Plebs in St. Tropez :-)

This morning we woke up early to find the Journey at anchor at the millionaires’ playground, St. Tropez, or Saint-Trop as the French nickname it.  As usual, the weather was warm and sunny.  We had not been to St-Trop before so we were looking forward to exploring this gorgeous piece of coastline.

Once we’d disembarked the liberty boat, we took our time exploring a local market.  I liked the produce stalls the best; the French really are exceptional with their locally-grown vegetables such as onions, garlic, tomatoes and many different fragrant herbs.  There were also stalls with mouth-watering looking cured meats and sausages.  The smell coming off them was very appetising.

We also browsed craft stalls as well as stalls selling the usual holiday ‘tat’, like t-shirts and baseball caps.

After wandering around the market a bit we decided to get some postcards and sit with a cold beer (!) and write them out.  We bought the cards and the stamps and walked along the sea-front looking for a suitable watering hole.  There is only one main road in and out of St. Tropez so there was quite a lot of traffic, and every other car seemed to be a flash, expensive one.  We saw Ferraris, Porsches, Maseratis, Lambourghinis and a Rolls Royce.  Everyone around us seemed to be dressed in designer clothes and shoes and dripping with jewellery.

There were many charming pavement cafés and restaurants, all doing a roaring trade, so we found one with a sea view and ordered a cold beer each, at five Euros (nearly a fiver!) a glass.  We sat down with our beers, people-watched, and wrote out our postcards.  When we’d nearly finished our beers, the waiter came over and, instead of asking us if we’d like another one or there was anything else he could get for us, he presented us with the bill!

His meaning was abundantly clear – please leave, plebs, you are not spending enough!  No problem mate, we know when we’re not wanted.  🙂

After leaving the café a little bit piqued, we walked along the sea-front and our attention was caught by a French gendarme stopping the traffic occasionally and strutting up and down, full of his own importance.  However, as we watched him more closely it seemed evident all was not as it should have been – he was shadowing passers-by, copying their movements, touching their hair then moving away when they turned around, and generally acting the fool, much to the amusement of people passing by.  He also blew on his whistle which actually did have the result of stopping the traffic, before he blasted to “get set, go” as if starting a race.  It really was quite funny and obviously a farce, put on as a tourist attraction.  I later discovered there had been a comedy farce film called Le Gendarme de St Tropez so obviously this is what he was taking off.  🙂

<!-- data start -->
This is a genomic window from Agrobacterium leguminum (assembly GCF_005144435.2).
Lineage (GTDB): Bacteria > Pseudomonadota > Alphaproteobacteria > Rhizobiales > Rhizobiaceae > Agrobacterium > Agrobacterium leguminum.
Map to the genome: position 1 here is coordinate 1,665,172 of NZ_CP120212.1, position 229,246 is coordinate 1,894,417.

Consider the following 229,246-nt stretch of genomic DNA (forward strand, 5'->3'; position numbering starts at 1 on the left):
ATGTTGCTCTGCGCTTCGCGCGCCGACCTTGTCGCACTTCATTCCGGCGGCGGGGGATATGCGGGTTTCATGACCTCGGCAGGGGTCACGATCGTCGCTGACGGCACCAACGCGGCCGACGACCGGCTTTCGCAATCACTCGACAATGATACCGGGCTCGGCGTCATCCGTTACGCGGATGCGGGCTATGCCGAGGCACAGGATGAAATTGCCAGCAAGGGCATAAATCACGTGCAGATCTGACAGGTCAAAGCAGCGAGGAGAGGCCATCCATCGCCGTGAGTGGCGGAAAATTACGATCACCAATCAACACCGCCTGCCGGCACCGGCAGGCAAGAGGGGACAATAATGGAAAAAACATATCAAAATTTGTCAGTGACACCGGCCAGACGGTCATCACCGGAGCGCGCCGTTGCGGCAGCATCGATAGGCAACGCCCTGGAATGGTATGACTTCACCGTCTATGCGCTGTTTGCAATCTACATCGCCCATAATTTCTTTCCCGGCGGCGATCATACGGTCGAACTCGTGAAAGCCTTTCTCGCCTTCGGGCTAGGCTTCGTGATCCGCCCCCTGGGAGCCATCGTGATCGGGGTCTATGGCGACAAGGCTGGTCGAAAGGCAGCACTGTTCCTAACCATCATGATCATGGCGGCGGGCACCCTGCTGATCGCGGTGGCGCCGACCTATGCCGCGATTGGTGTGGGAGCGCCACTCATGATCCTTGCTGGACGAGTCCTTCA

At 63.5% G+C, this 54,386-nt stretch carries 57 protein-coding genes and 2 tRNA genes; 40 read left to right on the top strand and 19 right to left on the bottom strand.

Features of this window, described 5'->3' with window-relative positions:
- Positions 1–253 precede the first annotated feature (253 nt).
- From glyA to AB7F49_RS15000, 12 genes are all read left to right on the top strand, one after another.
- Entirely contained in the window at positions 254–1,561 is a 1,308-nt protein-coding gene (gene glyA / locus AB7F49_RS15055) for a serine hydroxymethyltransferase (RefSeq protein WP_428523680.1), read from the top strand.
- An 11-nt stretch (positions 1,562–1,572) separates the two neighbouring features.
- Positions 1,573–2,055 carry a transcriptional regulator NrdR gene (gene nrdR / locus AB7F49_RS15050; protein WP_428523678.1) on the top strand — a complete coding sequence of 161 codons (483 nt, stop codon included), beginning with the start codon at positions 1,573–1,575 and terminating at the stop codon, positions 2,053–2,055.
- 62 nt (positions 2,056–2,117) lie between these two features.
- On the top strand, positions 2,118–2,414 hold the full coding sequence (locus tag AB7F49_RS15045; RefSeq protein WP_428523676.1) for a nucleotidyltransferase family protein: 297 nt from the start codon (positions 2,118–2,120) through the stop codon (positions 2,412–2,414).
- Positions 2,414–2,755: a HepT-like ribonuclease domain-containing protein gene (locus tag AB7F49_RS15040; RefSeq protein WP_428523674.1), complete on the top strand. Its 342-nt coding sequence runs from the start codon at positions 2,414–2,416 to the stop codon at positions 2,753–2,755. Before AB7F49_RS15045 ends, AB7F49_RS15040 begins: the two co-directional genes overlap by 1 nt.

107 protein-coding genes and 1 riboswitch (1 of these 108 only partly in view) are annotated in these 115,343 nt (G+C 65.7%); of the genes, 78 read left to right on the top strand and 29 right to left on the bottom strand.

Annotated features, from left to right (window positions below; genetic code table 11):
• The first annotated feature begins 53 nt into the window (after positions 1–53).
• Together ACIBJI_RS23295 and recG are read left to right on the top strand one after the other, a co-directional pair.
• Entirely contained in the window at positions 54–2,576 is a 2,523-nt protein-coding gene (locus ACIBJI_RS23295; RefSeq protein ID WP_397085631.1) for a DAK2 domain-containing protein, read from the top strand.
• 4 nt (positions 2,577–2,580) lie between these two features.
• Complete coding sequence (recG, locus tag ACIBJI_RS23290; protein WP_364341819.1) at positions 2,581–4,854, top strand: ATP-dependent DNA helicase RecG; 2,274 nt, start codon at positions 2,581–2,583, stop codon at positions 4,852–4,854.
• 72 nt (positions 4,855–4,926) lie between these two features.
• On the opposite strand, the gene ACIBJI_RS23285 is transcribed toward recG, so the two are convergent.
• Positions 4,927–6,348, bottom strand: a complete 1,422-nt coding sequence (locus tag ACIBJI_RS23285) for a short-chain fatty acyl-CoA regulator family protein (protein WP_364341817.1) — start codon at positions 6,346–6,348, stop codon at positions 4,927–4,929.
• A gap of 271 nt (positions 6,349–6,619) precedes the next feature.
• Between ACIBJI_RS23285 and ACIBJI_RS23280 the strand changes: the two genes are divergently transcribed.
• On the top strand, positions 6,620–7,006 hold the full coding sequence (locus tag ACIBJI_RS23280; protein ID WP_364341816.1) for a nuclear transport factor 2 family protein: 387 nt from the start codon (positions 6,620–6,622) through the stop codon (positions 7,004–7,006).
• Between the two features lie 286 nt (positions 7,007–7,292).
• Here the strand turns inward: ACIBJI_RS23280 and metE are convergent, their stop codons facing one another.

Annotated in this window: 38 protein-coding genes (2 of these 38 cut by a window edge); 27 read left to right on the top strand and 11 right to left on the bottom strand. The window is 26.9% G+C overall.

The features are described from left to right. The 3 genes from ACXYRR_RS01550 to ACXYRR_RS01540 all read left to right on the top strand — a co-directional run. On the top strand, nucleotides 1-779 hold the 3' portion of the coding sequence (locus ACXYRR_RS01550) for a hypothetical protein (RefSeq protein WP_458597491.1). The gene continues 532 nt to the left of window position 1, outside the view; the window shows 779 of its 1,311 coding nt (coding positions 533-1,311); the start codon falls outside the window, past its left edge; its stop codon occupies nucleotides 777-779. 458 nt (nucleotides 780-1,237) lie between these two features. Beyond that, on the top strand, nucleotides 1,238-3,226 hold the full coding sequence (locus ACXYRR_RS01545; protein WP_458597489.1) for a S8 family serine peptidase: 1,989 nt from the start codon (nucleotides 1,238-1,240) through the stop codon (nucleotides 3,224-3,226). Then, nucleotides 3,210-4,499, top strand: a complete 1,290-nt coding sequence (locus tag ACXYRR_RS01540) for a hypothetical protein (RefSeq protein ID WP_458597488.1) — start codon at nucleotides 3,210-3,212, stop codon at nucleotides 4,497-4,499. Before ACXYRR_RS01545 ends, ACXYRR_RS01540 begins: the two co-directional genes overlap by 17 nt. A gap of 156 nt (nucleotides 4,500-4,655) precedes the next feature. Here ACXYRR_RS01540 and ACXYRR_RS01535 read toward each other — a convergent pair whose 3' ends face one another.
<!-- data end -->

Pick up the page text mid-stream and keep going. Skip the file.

After walking along the beach I got the unmistakeable smell of fresh fish, so I was instantly hungry.  We decided to go in search of a restaurant to get some lunch.  I already knew what I was going to have; moules marinières.  Yum yum.

We found a nice little café tucked away, ordered another beer each and I enjoyed my fresh mussels with crusty bread, while Trevor had some lasagne and chips (!)  I absolutely cannot resist a good dish of moules marinières; in fact I’m a dab hand at making my own.  The recipe is as follows:

INGREDIENTS (serves 1):
1kg of live mussels, well scrubbed and rinsed in cold water.  The mussels should be live; discard any that do not close when sharply tapped.
1 shallot or small white onion
1 clove garlic, crushed
125ml of dry white wine (Muscadet is ideal)
Pinch of chopped fresh coriander
Sea salt and fresh black pepper
Dollop of soured cream

Finely chop the shallot or onion and add, with the crushed garlic, to a pan in which you’ve heated 1sp of olive oil.  Cook the onion until soft, then add the coriander, white wine, salt and pepper.  Allow the liquid to come to the boil, then add in the mussels.  Put the lid on the pan tightly and allow the mussels to cook in the liquid and their own steam – you only need to cook them long enough for them to open.  Discard any mussels that don’t open.  Add the sour cream and mix well.   Serve with fresh crusty bread and a very cold glass of dry white wine!  Delicious.

After lunch we decided to go back to the ship for a spot of sunbathing or just relaxing, as it was such a hot day.

Back on board we spent a relaxing couple of hours up on deck before getting ready for dinner.  Tonight they were putting on a barbecue and deck party under the stars, as well as showing the Manchester United v Barcelona match for the many British people on board.

The food was spectacularly arranged, the centrepiece being a huge ice sculpture in the shape of a seahorse.  There was sizzling steak, pork, sausages, as well as a magnificent array of seafood, cold meats, vegetables and salads.  We were really spoilt for choice.

We loaded our plates then managed to get a seat in the prime position for viewing the footie on a TV screen they had erected on the deck especially.  Waiters came often to fill our wine glasses with the free house white, and at the other end of the deck a live band played.  The clear skies deepened to an indigo blue, then black as the stars came out and shone brilliantly.  It was a lovely night.

At around 11.00pm the Journey weighed anchor and sailed off into the night.  Tomorrow we were due to arrive in Monte Carlo, Monaco.

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